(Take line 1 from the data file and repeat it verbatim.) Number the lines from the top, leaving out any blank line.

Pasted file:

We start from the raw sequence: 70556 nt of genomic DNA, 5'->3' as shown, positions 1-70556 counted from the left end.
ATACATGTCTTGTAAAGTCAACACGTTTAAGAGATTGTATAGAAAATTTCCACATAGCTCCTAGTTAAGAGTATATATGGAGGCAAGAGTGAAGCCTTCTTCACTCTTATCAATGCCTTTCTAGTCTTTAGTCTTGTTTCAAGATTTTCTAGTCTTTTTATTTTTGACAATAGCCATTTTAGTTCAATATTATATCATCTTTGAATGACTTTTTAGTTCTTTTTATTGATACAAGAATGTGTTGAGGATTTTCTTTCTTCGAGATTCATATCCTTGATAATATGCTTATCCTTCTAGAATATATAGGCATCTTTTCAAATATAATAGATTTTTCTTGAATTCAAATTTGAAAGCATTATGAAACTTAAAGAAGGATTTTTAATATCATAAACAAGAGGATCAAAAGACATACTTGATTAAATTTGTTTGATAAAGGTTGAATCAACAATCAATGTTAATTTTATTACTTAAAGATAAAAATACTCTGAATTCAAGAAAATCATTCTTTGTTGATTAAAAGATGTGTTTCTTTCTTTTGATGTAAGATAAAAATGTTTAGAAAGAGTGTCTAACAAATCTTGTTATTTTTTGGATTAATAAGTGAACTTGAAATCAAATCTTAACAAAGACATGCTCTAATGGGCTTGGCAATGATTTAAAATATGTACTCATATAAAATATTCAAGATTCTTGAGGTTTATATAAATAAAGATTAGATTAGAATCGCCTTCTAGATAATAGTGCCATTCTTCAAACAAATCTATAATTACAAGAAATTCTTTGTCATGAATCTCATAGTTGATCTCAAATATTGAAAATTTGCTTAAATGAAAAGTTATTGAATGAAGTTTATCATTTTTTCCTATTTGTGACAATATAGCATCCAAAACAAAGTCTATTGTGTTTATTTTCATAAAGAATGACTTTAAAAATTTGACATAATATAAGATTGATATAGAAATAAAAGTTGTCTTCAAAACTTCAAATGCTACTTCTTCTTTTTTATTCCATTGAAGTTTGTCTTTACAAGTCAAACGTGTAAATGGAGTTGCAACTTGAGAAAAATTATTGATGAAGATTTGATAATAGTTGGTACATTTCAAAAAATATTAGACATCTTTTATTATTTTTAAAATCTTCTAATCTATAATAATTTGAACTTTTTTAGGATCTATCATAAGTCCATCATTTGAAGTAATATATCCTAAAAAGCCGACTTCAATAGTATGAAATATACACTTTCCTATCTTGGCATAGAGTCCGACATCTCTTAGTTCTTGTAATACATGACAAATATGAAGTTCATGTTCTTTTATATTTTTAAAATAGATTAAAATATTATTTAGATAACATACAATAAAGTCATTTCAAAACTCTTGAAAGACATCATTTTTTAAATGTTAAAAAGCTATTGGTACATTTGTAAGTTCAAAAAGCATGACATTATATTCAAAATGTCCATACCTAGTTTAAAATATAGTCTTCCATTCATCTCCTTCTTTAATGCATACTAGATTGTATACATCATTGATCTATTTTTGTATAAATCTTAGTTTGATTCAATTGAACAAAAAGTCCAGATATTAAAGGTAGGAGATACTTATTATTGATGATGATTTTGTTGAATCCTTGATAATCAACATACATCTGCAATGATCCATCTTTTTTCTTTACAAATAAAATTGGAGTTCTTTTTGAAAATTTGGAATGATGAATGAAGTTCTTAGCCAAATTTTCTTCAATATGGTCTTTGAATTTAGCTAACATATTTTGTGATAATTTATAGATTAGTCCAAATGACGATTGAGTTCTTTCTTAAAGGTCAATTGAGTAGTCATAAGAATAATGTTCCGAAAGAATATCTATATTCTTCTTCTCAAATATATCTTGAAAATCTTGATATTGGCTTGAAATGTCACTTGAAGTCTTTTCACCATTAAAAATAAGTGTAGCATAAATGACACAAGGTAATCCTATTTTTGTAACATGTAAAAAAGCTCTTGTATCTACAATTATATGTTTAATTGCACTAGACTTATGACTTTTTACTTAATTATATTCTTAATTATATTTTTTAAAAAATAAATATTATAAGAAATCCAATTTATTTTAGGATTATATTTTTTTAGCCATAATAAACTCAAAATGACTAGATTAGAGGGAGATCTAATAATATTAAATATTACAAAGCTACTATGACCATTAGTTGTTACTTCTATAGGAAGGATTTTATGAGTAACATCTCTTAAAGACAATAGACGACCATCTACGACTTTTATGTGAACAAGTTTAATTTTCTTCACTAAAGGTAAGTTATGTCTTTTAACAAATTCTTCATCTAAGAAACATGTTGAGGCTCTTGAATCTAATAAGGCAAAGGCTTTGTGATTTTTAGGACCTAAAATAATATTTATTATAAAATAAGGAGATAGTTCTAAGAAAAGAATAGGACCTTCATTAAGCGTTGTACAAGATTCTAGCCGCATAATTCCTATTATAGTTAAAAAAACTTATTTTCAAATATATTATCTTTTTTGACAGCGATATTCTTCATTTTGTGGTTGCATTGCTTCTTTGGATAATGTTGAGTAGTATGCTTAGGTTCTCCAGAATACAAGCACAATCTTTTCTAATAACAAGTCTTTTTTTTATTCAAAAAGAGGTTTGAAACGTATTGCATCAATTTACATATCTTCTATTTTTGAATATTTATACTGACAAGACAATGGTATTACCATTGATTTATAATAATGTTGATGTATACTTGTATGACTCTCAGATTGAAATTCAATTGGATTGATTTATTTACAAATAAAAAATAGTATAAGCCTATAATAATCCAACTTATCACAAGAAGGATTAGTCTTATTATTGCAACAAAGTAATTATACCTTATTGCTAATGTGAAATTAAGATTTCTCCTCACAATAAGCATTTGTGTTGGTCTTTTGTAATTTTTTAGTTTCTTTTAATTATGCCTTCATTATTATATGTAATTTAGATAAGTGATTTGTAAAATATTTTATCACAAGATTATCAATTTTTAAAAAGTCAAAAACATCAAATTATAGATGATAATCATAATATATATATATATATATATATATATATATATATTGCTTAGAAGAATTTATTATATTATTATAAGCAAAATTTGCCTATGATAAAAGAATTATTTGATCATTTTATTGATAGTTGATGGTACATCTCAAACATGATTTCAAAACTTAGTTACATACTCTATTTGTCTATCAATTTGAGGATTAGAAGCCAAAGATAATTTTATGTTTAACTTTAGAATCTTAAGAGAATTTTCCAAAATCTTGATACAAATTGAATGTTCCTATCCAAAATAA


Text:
We start from the raw sequence: 70556 nt of genomic DNA, 5'->3' as shown, positions 1-70556 counted from the left end.